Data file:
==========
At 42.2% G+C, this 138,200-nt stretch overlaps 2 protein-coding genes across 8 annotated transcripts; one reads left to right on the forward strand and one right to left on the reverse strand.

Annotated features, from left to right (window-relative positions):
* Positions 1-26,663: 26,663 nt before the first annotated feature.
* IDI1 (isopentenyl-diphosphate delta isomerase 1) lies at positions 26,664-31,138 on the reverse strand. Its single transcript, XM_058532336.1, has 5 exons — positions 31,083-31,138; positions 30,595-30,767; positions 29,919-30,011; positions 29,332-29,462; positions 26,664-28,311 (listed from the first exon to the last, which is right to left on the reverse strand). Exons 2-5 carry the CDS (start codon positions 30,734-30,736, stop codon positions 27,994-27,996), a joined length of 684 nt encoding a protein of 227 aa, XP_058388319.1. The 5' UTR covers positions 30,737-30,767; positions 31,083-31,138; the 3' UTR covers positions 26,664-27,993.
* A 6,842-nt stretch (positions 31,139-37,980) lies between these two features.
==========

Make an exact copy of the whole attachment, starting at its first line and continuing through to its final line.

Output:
At 42.2% G+C, this 138,200-nt stretch overlaps 2 protein-coding genes across 8 annotated transcripts; one reads left to right on the forward strand and one right to left on the reverse strand.

Annotated features, from left to right (window-relative positions):
* Positions 1-26,663: 26,663 nt before the first annotated feature.
* IDI1 (isopentenyl-diphosphate delta isomerase 1) lies at positions 26,664-31,138 on the reverse strand. Its single transcript, XM_058532336.1, has 5 exons — positions 31,083-31,138; positions 30,595-30,767; positions 29,919-30,011; positions 29,332-29,462; positions 26,664-28,311 (listed from the first exon to the last, which is right to left on the reverse strand). Exons 2-5 carry the CDS (start codon positions 30,734-30,736, stop codon positions 27,994-27,996), a joined length of 684 nt encoding a protein of 227 aa, XP_058388319.1. The 5' UTR covers positions 30,737-30,767; positions 31,083-31,138; the 3' UTR covers positions 26,664-27,993.
* A 6,842-nt stretch (positions 31,139-37,980) lies between these two features.